The process of divorce is exhausting, and can take a severe emotional, psychological, and physical toil on both persons undergoing the separation. The negative psychological and emotional effects of divorce can be long-lasting for those involved. Children however, are more prone to experience effects that last into their adolescent and adult lives. Kids from divorced families are more likely to struggle academically, experience behavioral issues at school, and engage in drug and alcohol use as teenagers. Children may also experience higher rates of teen pregnancy and have challenges in their own marriages.
The risks are high for kids. But the choices you make during your divorce can heavily influence the outcome of your child’s health and well-being. In fact, the two biggest influences are the amount of conflict between you and your spouse and the amount of support from friends and family.
The best way to help your children navigate their own well-being during divorce is to become an effective co-parenting partner with your ex-spouse. Together, you can take steps to ensure a healthy, successful future for your kids. Even if you aren’t married anymore, your children are still a part of both of you. They depend on both parents to put his or her needs first so that they can live a happy, thriving life.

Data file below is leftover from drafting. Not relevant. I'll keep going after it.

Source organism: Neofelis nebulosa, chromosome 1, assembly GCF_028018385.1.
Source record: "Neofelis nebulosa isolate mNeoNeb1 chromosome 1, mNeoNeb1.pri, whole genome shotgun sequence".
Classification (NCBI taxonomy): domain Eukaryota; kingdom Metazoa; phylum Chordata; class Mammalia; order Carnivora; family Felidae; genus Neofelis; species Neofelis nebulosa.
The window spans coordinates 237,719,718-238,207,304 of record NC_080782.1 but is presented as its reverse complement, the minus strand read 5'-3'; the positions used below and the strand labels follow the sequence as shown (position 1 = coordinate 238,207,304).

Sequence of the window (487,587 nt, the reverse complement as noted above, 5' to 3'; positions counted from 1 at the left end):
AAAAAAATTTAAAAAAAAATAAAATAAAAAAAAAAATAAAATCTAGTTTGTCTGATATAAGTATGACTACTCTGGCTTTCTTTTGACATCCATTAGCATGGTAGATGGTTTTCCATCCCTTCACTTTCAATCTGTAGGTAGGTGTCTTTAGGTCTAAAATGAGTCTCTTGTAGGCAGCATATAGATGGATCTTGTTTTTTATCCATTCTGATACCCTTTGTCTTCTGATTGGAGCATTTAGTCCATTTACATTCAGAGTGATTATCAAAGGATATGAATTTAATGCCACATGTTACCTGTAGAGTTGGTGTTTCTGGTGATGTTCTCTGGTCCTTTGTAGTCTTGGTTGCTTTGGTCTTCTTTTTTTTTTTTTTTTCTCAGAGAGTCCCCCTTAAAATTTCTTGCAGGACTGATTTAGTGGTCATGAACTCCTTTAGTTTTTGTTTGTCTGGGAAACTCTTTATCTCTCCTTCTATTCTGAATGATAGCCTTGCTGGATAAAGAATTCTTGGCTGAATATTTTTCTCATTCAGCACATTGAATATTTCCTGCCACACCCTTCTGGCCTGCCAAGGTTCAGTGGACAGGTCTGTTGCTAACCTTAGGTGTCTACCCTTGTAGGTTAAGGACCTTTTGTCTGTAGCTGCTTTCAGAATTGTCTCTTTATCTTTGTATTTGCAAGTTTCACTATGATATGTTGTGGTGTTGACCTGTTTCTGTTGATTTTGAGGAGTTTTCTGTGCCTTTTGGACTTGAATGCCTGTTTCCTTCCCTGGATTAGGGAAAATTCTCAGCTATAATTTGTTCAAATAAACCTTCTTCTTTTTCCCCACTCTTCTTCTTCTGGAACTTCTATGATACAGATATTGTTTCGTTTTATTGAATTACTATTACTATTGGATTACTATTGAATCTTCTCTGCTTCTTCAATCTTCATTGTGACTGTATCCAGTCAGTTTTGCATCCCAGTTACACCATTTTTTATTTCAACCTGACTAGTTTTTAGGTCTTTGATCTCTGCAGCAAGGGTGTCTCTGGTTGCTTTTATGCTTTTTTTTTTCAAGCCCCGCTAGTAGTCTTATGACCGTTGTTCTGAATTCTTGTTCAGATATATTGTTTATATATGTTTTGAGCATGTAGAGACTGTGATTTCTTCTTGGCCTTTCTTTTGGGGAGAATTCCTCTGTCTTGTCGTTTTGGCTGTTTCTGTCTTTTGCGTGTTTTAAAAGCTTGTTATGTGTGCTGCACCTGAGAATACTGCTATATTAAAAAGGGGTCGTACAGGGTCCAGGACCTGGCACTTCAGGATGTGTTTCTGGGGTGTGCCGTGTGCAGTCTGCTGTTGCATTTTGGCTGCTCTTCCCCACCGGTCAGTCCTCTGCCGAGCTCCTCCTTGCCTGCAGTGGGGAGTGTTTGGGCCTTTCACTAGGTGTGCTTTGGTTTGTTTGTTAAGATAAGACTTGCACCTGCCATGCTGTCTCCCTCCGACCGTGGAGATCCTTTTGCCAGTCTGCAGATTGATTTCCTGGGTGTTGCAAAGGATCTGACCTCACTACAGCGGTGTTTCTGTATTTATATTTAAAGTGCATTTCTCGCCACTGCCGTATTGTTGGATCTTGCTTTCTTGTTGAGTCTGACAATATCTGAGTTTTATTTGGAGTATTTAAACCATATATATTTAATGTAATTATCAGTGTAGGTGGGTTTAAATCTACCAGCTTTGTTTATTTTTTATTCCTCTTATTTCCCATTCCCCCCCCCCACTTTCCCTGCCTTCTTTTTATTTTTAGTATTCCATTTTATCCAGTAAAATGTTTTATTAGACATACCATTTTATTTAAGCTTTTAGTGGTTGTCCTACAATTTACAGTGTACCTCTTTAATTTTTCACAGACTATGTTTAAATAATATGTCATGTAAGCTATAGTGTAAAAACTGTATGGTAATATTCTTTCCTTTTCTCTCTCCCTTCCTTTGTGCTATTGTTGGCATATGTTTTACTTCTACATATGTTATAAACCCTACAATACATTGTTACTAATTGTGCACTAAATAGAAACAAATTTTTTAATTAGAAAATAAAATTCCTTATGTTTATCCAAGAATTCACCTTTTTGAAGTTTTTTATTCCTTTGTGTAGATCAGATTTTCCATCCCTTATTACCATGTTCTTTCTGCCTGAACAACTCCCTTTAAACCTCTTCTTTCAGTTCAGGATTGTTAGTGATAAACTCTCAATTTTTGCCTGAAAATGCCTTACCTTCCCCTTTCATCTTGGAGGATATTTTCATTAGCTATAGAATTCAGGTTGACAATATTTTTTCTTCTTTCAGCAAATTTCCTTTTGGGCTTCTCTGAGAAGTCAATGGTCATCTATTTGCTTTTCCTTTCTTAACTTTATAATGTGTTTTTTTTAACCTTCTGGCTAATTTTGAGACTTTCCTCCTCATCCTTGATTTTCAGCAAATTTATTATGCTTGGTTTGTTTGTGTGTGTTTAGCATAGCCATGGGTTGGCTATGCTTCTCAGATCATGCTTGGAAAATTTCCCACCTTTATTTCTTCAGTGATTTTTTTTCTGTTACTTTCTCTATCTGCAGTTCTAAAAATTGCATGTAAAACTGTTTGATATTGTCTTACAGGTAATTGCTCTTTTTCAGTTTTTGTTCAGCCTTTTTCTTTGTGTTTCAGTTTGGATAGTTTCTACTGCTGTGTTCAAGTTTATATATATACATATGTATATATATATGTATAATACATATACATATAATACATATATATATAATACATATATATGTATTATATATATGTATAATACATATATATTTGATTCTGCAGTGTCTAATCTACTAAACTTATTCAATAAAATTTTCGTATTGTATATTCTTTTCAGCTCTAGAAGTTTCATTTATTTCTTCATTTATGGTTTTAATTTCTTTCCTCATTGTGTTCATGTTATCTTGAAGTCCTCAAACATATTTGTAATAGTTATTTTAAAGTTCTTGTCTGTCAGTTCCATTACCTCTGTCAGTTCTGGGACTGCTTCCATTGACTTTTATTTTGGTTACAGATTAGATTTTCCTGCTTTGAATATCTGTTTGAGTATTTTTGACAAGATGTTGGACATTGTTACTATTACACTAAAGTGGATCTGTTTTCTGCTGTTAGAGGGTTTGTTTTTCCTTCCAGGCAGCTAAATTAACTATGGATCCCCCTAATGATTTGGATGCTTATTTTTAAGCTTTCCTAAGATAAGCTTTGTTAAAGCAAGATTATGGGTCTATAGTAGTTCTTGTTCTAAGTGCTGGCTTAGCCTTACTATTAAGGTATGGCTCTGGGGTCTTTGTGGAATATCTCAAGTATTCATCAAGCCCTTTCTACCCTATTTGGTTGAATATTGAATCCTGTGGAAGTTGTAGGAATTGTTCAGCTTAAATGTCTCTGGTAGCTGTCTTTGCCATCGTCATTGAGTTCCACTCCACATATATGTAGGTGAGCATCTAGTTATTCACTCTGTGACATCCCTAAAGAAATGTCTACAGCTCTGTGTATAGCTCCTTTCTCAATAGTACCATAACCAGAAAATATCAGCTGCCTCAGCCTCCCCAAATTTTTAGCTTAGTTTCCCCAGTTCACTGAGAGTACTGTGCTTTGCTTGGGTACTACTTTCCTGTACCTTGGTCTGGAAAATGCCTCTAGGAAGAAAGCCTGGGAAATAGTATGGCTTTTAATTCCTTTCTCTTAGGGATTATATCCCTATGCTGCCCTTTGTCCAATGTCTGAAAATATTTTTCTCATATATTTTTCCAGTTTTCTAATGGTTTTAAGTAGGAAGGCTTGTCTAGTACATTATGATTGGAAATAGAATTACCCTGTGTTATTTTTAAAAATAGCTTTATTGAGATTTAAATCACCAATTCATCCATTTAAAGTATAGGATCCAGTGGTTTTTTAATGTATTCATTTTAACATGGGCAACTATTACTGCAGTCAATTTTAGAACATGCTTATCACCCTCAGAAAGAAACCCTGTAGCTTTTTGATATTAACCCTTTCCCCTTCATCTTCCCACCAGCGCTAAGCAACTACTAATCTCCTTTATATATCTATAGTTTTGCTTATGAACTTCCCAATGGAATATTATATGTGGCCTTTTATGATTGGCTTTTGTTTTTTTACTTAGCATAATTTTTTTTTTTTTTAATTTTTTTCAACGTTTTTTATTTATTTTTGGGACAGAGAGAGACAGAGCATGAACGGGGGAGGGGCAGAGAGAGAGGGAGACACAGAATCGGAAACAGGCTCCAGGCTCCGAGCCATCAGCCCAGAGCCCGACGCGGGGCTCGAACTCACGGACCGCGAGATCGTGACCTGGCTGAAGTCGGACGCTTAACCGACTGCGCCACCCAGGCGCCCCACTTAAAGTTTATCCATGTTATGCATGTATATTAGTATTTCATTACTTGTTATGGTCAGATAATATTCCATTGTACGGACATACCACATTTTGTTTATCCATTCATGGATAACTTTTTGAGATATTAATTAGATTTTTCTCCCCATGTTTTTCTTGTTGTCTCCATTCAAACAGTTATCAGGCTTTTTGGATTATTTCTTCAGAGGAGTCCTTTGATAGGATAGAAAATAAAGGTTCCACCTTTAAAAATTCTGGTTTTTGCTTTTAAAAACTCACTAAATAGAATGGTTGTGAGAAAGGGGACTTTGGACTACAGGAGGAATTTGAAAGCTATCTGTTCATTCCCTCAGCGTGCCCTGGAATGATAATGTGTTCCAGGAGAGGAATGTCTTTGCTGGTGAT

What you can do to support your children:
- Inform kids about the divorce as a family. Plan what you will tell them, but don’t overwhelm them with information. Remember, the way you deliver your message will influence their reactions, so stay calm
- Ask and listen to your child’s fears and concerns. Tell them who will tuck them in at night, fix breakfast, and when they will see the other parent. Don’t give them false hope about reconciliation.
- Respect and support the child’s relationship with the other parent. Show by your actions and deeds that you won’t put them in the middle of you and your spouse. Never say unkind things about the other parent to the child.
- Reassure the child that it is not their fault.
- Expect and accept your child’s anger and sadness. Grief is normal for children with parents undergoing divorce. To help your child deal with grief, try to maintain familiar family rituals (Sunday dinner, watching a favorite TV show together, etc.).
- If you decide to date, go slow introducing your child. Keep the relationship platonic in front of the child.
If your child’s behavior changes from what is typical, pay close attention. Divorce is confusing and stressful for kids and they may not be able to handle it well. If your child’s behavior seems abnormal, or negative behaviors continue worsening, get in touch with one of our Marriage and Family Therapists (MFTs) at Counseling California for professional guidance and support.
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